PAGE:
The bodywork serves no other purpose apart from the decorative one; as per old Technic off-road tradition, it is entirely held in place at only a couple of strongpoints and can be detached or mounted literally in five seconds. Since the wheels have plenty of vertical and longitudinal range of movement, the bodywork needed to be rather tall and retracted. Contrary to the GT Crawler and its shapely, rounded surface, this time I wanted to build something more utilitarian (not to say "Russian"). I don't mean to say this couldn't have been done better, and I've got to admit I was never very successful at form design. A lever inside the cabin allows turning on the headlights, but this is hardly a feature.
Well then, after all these technical descriptions, the logical question is ― how does CC4 perform in practice? I've got to admit that, even up to the point when I loaded the chassis for the first time with the batteries and started the first test drive, I did not know what to expect.
In the role of a climber-crawler, this experiment was pretty successful. Chassis at first, and later the entire crawler, had no problem handling the inclines, stairs, pits, downhills and other obstacles, and maneuvered well on the dirt, grass, sand, etc. The low center of gravity, high chassis ride, rather powerful four wheel drive and the long suspension travel helped a lot ― at almost all times were all four wheels on the surface, regardless of the obstacles in the path. The chassis also proved to be pretty strong. The first version was prone to detaching the rear springs while falling off the platforms, but that was easy to reinforce additionally with about ten parts.
What I'm not particularly satisfied with is the staright line drive. Because of a long suspension travel and low forces acting on the springs, the axles allow small side movements that, over longer distances, make the crawler turn slightly instead of making it drive straight. In comparison to the laser-like precision of 9398, CC4 almost looks drunk.
Fortunately, the idea about the independent drive control turned out to work ― for example, turning the forward wheel forward and steering to the right, with the rear left static and rear right turning backward, indeed made the CC4 to turn noticeably sharped than it could using even four wheel steering. Other combinations are possible as well. However, this works reliably only in the suitable conditions, when the grip of all the tyres is about equal, such as the wooden floor, a carpet or sand. But as soon as the surface becomes bumpy or unhomogenous, one or two wheels get more grip than the others and simply overpower them, returning the crawler to the "standard", no-tricks chassis.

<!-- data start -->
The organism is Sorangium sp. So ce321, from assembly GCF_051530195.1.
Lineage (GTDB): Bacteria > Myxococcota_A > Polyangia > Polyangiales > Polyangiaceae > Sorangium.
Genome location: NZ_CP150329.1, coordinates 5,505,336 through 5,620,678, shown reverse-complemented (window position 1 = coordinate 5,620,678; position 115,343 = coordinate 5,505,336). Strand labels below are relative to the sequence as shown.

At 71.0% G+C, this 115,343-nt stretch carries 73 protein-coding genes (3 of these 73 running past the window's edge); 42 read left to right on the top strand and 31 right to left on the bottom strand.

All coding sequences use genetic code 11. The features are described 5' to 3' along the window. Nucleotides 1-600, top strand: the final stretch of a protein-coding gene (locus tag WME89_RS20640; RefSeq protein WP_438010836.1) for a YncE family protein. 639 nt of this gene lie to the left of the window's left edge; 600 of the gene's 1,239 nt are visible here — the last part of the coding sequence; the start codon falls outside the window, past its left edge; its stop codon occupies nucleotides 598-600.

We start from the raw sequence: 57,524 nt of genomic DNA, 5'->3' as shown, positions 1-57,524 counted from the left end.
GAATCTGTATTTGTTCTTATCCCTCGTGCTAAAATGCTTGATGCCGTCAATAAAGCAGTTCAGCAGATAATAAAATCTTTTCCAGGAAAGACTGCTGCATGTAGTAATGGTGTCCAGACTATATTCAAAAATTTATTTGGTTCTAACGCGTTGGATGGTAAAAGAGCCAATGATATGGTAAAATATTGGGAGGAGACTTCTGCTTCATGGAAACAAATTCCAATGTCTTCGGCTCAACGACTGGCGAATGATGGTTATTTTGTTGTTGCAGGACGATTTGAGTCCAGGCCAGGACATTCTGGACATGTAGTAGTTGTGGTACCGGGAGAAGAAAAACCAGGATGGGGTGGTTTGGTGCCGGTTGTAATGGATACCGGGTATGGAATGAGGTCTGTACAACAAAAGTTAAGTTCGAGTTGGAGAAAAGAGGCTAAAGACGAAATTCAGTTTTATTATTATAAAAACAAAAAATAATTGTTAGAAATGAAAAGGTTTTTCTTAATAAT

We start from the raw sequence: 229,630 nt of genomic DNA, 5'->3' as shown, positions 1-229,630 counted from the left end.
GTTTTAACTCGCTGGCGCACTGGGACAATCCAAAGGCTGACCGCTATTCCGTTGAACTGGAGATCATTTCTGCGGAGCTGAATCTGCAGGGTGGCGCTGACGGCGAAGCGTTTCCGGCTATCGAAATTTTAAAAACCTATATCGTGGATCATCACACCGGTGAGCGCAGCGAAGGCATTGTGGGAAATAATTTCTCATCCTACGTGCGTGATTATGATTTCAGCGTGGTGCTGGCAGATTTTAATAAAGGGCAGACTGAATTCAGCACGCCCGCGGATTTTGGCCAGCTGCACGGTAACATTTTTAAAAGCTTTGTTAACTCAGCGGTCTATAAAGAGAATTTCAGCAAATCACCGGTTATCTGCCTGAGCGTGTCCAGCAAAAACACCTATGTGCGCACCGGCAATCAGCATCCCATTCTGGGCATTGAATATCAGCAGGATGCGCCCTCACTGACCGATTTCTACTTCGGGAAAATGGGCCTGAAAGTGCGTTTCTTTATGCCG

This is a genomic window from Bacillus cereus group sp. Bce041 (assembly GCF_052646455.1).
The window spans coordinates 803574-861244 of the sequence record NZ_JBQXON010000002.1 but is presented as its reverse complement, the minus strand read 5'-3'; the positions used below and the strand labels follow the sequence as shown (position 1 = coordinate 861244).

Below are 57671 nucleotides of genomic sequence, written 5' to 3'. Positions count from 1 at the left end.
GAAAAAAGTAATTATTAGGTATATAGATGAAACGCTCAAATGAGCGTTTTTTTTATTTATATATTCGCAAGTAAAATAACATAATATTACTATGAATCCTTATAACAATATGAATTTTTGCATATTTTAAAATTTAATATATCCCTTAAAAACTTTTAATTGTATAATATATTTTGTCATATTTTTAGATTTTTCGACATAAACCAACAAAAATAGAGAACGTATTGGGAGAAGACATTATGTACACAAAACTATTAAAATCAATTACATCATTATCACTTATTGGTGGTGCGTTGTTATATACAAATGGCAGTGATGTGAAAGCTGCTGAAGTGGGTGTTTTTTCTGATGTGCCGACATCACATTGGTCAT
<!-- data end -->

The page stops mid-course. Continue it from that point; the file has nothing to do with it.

The test drives have shown that we still have not got standard off-road wheels that could compete with the custom ones from the non-LEGO sources. The 54120 wheels, used in the official Crawler among other sets, are not a bad compromise of all roles ― they do not have unnecessary friction on the smoothe surface and are more or less useable for the off-roading. However, in the serious off-road conditions, regardless of how clever the chassis has been built, they are still the weak spot, especially when they pick up the layer of dust. It is not surprising that many are trying to compensate for it with the 8x8 configurations. But one needs to understand LEGO as well; it is not feasible to develop the extreme tyres only for a narrow community of Technic AFOL's dealing with extreme off-road vehicles. And even then, the most would not buy more than four.
Altogether, building the CC4 was an interesting experience, as well as driving it on various grounds. The concept itself is interesting, though I think that the option of sharp turning would not be that useful in the Truck Trials. A bit like crab steering ― fascinating from a mechanical point of view and a seemingly an ace in the sleeve, but unnecessarily complex and not that useful in real driving. But even without that, this would turn out to be a quite acceptable off-roader.